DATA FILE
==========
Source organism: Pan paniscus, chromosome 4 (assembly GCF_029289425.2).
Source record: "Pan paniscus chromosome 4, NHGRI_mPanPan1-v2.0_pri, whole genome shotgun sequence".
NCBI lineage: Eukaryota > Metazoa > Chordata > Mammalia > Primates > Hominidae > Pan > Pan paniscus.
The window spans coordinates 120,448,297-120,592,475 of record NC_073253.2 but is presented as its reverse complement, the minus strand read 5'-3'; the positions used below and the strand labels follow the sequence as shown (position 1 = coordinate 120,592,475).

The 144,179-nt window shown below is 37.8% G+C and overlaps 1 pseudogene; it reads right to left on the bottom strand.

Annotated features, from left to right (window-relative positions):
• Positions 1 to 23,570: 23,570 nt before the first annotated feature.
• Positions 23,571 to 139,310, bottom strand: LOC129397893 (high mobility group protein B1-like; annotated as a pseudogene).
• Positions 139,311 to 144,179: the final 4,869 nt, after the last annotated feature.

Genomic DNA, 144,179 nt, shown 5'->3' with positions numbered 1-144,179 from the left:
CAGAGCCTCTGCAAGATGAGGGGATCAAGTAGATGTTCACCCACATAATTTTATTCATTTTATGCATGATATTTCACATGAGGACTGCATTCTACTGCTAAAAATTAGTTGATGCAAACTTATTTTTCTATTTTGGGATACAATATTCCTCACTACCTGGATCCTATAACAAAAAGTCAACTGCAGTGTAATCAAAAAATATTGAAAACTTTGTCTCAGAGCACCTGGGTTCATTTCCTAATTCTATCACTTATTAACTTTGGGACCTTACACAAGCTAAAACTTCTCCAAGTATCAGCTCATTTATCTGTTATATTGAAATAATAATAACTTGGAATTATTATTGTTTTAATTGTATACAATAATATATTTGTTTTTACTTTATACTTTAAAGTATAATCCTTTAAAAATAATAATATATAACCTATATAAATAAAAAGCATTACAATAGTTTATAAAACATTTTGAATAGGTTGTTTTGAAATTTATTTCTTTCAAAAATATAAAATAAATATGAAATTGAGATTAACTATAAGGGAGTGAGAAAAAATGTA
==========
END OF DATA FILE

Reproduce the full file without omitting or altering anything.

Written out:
Source organism: Pan paniscus, chromosome 4 (assembly GCF_029289425.2).
Source record: "Pan paniscus chromosome 4, NHGRI_mPanPan1-v2.0_pri, whole genome shotgun sequence".
NCBI lineage: Eukaryota > Metazoa > Chordata > Mammalia > Primates > Hominidae > Pan > Pan paniscus.
The window spans coordinates 120,448,297-120,592,475 of record NC_073253.2 but is presented as its reverse complement, the minus strand read 5'-3'; the positions used below and the strand labels follow the sequence as shown (position 1 = coordinate 120,592,475).

The 144,179-nt window shown below is 37.8% G+C and overlaps 1 pseudogene; it reads right to left on the bottom strand.

Annotated features, from left to right (window-relative positions):
• Positions 1 to 23,570: 23,570 nt before the first annotated feature.
• Positions 23,571 to 139,310, bottom strand: LOC129397893 (high mobility group protein B1-like; annotated as a pseudogene).
• Positions 139,311 to 144,179: the final 4,869 nt, after the last annotated feature.

Genomic DNA, 144,179 nt, shown 5'->3' with positions numbered 1-144,179 from the left:
CAGAGCCTCTGCAAGATGAGGGGATCAAGTAGATGTTCACCCACATAATTTTATTCATTTTATGCATGATATTTCACATGAGGACTGCATTCTACTGCTAAAAATTAGTTGATGCAAACTTATTTTTCTATTTTGGGATACAATATTCCTCACTACCTGGATCCTATAACAAAAAGTCAACTGCAGTGTAATCAAAAAATATTGAAAACTTTGTCTCAGAGCACCTGGGTTCATTTCCTAATTCTATCACTTATTAACTTTGGGACCTTACACAAGCTAAAACTTCTCCAAGTATCAGCTCATTTATCTGTTATATTGAAATAATAATAACTTGGAATTATTATTGTTTTAATTGTATACAATAATATATTTGTTTTTACTTTATACTTTAAAGTATAATCCTTTAAAAATAATAATATATAACCTATATAAATAAAAAGCATTACAATAGTTTATAAAACATTTTGAATAGGTTGTTTTGAAATTTATTTCTTTCAAAAATATAAAATAAATATGAAATTGAGATTAACTATAAGGGAGTGAGAAAAAATGTA